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To the Editor.—
As one who trained back in the "good old days" when interns were paid a negligible stipend, and who now actively engages in the teaching of house officers in both a private and a university hospital, I have heard numerous hospital administrators voice complaints similar to those delivered in the editorial, "What Price Interns" (211:1369, 1970), on the increasing cost of house officers. I believe these are largely unjustified.Senior physicians often comment that "when I was an intern we got $25 a month." However, in 1939 the average income of physicians was approximately $4,000 a year, while in 1967 it ranged from $32,000 to $50,000 plus, depending on one's specialty. If we as practicing physicians can live in affluence I do not see why our junior colleagues should not be paid wages commensurate with engineers, chemists, and others in their age group. This also does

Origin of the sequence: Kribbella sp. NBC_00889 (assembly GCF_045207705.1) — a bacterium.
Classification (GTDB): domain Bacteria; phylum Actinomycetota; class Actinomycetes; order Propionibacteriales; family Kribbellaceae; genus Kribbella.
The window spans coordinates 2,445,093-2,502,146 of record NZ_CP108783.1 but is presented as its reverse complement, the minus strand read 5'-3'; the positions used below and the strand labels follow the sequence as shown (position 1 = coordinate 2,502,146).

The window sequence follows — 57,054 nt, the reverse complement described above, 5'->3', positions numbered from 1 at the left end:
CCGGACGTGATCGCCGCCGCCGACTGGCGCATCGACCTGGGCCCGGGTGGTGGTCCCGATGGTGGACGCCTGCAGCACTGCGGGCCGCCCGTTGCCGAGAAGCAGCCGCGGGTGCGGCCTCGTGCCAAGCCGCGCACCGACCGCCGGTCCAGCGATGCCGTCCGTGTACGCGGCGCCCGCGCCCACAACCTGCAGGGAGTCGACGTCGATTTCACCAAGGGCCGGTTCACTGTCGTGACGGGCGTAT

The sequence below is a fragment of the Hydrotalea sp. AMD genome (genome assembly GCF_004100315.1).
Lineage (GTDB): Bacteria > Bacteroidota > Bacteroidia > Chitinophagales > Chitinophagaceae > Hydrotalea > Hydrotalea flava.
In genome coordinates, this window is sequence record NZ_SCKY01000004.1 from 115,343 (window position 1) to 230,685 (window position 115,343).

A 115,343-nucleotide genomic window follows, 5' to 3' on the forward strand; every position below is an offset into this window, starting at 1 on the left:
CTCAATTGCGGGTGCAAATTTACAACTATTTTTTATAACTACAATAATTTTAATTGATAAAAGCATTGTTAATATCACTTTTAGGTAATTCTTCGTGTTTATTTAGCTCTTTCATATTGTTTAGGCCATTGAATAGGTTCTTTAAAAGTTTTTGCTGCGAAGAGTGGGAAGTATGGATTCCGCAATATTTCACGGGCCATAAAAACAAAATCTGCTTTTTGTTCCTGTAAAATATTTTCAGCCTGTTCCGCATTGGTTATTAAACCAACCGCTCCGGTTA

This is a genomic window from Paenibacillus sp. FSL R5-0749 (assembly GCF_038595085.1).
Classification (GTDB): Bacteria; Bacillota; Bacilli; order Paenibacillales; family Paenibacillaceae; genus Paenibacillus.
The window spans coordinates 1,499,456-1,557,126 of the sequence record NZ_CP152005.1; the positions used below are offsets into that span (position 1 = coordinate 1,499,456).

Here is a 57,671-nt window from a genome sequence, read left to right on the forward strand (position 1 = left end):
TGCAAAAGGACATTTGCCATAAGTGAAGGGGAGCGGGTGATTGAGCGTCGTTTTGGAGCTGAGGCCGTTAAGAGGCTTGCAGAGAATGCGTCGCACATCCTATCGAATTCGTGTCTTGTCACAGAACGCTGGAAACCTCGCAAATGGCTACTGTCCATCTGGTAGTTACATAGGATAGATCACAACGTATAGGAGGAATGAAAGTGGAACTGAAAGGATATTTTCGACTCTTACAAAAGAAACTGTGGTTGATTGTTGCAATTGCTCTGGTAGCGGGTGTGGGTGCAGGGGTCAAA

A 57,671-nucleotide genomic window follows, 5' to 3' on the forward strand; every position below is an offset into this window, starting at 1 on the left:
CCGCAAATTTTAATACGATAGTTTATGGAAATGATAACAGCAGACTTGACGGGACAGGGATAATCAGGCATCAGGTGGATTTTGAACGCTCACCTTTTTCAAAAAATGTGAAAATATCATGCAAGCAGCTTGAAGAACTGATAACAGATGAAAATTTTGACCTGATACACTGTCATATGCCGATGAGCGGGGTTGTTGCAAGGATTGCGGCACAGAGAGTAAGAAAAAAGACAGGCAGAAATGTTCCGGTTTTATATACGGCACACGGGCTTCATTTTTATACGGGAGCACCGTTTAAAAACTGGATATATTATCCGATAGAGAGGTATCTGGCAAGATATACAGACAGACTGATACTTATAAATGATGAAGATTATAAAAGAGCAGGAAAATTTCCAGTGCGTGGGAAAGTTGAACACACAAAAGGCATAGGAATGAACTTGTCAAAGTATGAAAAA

Meade JW. Salaried Interns. JAMA. 1970;212(9):1526. doi:10.1001/jama.1970.03170220080024
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